The NASA-funded launch of CAPSTONE, a tiny cubesat for the moon, delayed to June 6

Artist's illustration showing the CAPSTONE cubesat near the moon.
Artist's illustration showing the CAPSTONE spacecraft in a near rectilinear halo orbit (NRHO) around the moon. (Image credit: NASA/Advanced Space)

A little spacecraft will have to wait a bit longer for its big lunar launch.

The CAPSTONE mission, short for "Cislunar Autonomous Positioning System Technology Operations and Navigation Experiment," will now launch no earlier than June 6, NASA announced late last week (opens in new tab).

"We will continually evaluate the date for the first target launch attempt within the launch period, which extends to June 22," agency officials wrote May 20, without providing specifics on why the launch was delayed.

Related: Rocket Lab and its Electron booster (photos)

This is the second recent delay for the mission, which was most recently targeted for May 31. The microwave-oven-sized spacecraft is scheduled to launch from New Zealand aboard a Rocket Lab Electron rocket with a Lunar Photon upper stage. 

Once it gets to space, CAPSTONE will settle into a near rectilinear halo orbit (NRHO) around the moon, the same orbit that will be used by NASA's forthcoming Gateway space station. The orbit is untested, so the cubesat will aim to verify its stability.

An artist's depiction of the power and propulsion element for Gateway, the orbital base NASA plans to build to anchor human exploration of the moon.

An artist's depiction of the power and propulsion element for NASA's planned Gateway moon-orbiting space station. (Image credit: NASA)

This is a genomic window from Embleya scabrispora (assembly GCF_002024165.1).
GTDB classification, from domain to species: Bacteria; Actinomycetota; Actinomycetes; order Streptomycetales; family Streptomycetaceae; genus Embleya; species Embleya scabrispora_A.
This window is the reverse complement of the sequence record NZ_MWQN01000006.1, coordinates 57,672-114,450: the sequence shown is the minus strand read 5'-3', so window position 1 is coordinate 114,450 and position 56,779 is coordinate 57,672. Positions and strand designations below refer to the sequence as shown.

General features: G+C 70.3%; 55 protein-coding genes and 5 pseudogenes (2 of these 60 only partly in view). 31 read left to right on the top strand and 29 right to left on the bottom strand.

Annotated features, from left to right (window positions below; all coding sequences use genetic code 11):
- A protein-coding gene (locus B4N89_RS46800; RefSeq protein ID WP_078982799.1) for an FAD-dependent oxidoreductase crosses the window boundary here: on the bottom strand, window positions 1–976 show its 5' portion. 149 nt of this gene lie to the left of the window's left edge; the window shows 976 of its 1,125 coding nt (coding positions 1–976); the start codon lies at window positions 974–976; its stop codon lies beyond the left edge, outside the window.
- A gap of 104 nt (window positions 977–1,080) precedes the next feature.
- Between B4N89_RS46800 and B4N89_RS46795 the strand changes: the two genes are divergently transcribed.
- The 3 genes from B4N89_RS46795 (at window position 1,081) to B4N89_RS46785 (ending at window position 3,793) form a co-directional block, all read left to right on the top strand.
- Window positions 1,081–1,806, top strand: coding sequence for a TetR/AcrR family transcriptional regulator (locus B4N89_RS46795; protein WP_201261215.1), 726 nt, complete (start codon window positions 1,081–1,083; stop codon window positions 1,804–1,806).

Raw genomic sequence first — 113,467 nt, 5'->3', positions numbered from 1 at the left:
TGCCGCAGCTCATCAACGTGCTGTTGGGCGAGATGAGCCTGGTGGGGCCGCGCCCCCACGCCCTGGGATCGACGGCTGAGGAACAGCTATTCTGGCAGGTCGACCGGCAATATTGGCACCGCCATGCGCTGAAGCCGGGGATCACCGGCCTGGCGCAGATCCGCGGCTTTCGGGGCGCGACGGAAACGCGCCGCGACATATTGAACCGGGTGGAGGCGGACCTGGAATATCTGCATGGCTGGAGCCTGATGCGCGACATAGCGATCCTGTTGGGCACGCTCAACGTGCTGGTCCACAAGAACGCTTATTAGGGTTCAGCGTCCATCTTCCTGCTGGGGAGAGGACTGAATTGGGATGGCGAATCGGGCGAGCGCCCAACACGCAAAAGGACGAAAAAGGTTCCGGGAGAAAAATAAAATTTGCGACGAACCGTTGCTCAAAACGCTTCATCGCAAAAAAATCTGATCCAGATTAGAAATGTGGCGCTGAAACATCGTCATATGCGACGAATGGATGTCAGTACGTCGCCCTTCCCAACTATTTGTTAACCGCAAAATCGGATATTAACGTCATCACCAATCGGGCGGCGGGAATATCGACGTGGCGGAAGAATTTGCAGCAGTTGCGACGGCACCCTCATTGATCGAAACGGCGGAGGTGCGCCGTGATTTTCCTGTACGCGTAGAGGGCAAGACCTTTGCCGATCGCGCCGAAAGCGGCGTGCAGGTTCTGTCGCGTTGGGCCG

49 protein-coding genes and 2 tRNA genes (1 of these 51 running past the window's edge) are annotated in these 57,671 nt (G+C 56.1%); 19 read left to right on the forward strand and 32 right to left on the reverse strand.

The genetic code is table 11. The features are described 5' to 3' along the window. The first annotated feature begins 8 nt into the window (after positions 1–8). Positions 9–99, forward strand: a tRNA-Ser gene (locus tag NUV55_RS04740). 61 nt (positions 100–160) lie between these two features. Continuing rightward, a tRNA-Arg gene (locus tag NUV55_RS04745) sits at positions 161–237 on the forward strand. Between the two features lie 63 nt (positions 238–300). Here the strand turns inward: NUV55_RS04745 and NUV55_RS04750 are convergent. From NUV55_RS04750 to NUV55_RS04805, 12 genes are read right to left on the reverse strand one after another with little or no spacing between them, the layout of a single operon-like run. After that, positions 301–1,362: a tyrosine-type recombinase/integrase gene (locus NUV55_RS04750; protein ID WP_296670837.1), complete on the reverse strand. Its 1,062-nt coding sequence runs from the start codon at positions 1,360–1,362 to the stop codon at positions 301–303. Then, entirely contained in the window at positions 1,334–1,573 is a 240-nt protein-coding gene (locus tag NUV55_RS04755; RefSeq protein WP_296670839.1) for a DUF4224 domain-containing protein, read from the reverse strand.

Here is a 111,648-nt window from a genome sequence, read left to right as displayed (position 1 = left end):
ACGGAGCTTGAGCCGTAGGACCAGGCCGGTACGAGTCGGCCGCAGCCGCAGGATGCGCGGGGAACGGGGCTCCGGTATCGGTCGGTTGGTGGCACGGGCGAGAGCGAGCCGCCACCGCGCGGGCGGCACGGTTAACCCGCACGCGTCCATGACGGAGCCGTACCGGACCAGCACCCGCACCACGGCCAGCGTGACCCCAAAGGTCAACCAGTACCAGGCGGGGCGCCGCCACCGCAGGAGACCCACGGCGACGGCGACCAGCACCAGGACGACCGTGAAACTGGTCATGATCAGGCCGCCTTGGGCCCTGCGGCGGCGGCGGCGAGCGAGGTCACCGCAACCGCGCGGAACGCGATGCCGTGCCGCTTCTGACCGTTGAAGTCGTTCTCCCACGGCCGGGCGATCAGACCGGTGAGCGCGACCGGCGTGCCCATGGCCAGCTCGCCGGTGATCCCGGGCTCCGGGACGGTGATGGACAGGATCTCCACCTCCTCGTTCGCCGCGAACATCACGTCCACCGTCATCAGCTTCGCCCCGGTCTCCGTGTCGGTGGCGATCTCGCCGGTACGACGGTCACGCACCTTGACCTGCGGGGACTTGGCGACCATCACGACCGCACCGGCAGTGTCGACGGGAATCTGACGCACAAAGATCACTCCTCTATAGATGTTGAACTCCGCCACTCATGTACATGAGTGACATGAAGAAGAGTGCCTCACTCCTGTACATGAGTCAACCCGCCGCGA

CAPSTONE plans to swing to within 1,000 miles (1,600 kilometers) of the lunar south pole at its closest approach. With Gateway, that should provide access for astronauts to land on the surface and explore potential zones of water ice within permanently shadowed craters, NASA officials have said.

At its most distant point from the moon, CAPSTONE will soar 43 times higher, to an altitude of 43,500 miles (70,000 km). But the orbit needs to be verified, as the moon has mascons (mass concentrations) that may perturb its stability.

Aside from testing the orbit, CAPSTONE will also assess spacecraft-to-spacecraft navigation and communications systems with NASA's Lunar Reconnaissance Orbiter, which has been circling the moon since 2009. CAPSTONE was originally supposed to launch in 2021, but COVID-related issues pushed back the opportunity.

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Elizabeth Howell
Staff Writer, Spaceflight

Elizabeth Howell, Ph.D., is a staff writer in the spaceflight channel since 2022. She was contributing writer for Space.com (opens in new tab) for 10 years before that, since 2012. Elizabeth's reporting includes an exclusive with Office of the Vice-President of the United States, speaking several times with the International Space Station, witnessing five human spaceflight launches on two continents, working inside a spacesuit, and participating in a simulated Mars mission. Her latest book, "Why Am I Taller?", is co-written with astronaut Dave Williams. Elizabeth holds a Ph.D. and M.Sc. in Space Studies from the University of North Dakota, a Bachelor of Journalism from Canada's Carleton University and (soon) a Bachelor of History from Athabasca University. Elizabeth is also a post-secondary instructor in communications and science since 2015. Elizabeth first got interested in space after watching the movie Apollo 13 in 1996, and still wants to be an astronaut someday. Mastodon: https://qoto.org/@howellspace